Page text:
Neuroscience of Deception
Disception is an interesting topic because a successful lie most likely involves a combined effort of many cognitive faculties, like a well-orchestrated piece, in order to pull it off. And when you think about it, there are many differernt types of lies too; there are differences in motivation (selfish lie or altruistic lie, white lie), techniques (denial, fabrication, half truth, "I don't knows"), and sometimes, you can even lie with the truth (with good theory of mind, or with exaggeration to give it a false appearance)!
This is perhaps why detecting lies, even with modern neuroscience techniques, is not easy. However, from a cognitive psychology standpoint, detecting the cognitive processes that are critical to successful lying is not too hard, and therefore is likely a more fruitful approach. Indeed, studies from the early 1990's have utilized what is now called the "guilty knowledge test" (GKT, or CIT for concealed information test) to take advantage of the fact that denial of existing memory traces (e.g., a seen knife) is slower and observable via EEG recordings.
To follow up on this topic, one of the research projects we are pursuing is asking what can we do after a person is caught (and confessed) by GKT. For example, during a police interrogation, it is quite common for the suspects to make up false stories or misidentify seen objects in order to mislead further investigation. One possible way to counter such deceptive behavior is to measure and track working memory (WM) load, since fabricating coherent lies likely involve heavy WM usage. In one study (poster below), we designed a memory-based lying task to probe the roles of WM in the preparation and execution phase of lying. Participants memorized a list of words in the study session (i.e., old words), and had to use these old words to provide misleading answers when cued later in the testing session. Our behavioral results showed that people needed more time to make a deceptive response during the execution phase, and such prolonged deceptive RT was negatively correlated with each participant’s WM capacity. Our ERP findings were twofold. First, by contrasting lying and truth conditions, we observed a more negative-going frontal amplitude during the preparation phase (500~900 ms after cue onset), suggesting that WM preparatory processes can be detected long before a deceptive response is verbalized. Second, we observed a larger positive frontal and central amplitude during the execution phase (300~550 ms after target onset), and such amplitude was negatively correlated with participants’ lie-and-truth reaction time differences, suggesting that participants’ efficiency in producing deceptive responses can be readily traced electrophysiologically. Together, these findings suggest that WM capacity and preparation are crucial to efficient lying, and investigators can take advantage of such phenomenon, as well as its related eletrophysiological signatures, to uncover and detect deceptive behaviors.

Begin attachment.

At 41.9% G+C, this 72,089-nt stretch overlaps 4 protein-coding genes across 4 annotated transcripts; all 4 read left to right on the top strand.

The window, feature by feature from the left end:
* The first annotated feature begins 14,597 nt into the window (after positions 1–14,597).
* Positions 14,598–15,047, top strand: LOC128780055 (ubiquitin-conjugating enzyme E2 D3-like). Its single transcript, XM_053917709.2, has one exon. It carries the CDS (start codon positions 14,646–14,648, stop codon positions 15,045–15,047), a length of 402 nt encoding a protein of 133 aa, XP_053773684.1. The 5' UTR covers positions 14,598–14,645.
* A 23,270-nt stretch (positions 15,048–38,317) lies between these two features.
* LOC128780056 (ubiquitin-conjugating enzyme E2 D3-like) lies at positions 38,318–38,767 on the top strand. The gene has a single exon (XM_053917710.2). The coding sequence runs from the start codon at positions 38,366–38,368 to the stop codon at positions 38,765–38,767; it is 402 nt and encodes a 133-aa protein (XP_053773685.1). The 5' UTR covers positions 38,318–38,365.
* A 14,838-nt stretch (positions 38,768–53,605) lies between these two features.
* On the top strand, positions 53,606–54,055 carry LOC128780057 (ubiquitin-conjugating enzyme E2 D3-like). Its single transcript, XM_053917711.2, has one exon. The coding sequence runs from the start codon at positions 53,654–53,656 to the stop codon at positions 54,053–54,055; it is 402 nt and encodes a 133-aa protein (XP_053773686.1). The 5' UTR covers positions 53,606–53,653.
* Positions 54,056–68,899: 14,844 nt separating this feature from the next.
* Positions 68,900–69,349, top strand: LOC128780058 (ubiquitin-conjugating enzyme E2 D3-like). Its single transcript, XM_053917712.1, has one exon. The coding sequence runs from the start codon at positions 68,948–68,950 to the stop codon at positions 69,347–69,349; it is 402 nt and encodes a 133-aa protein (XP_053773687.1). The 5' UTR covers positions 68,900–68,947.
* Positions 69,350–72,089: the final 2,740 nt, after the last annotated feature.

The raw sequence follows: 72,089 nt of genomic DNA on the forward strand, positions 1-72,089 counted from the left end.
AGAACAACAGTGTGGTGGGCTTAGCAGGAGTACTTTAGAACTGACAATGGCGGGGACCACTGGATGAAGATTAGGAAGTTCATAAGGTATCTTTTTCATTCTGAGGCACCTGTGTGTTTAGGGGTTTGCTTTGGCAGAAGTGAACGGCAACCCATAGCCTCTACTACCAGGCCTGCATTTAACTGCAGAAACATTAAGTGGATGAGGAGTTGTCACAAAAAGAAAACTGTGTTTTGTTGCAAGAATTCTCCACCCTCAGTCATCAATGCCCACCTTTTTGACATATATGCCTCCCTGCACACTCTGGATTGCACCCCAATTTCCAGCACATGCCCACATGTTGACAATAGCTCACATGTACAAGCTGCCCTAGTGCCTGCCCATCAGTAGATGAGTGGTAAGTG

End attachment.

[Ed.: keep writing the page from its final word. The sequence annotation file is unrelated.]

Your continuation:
For more details, please check out: Lo, YH & Tseng, P (2018). Electrophysiological markers of working memory usage as an index for truth-based lies. Cognitive, Affective, and Behavioral Neuroscience.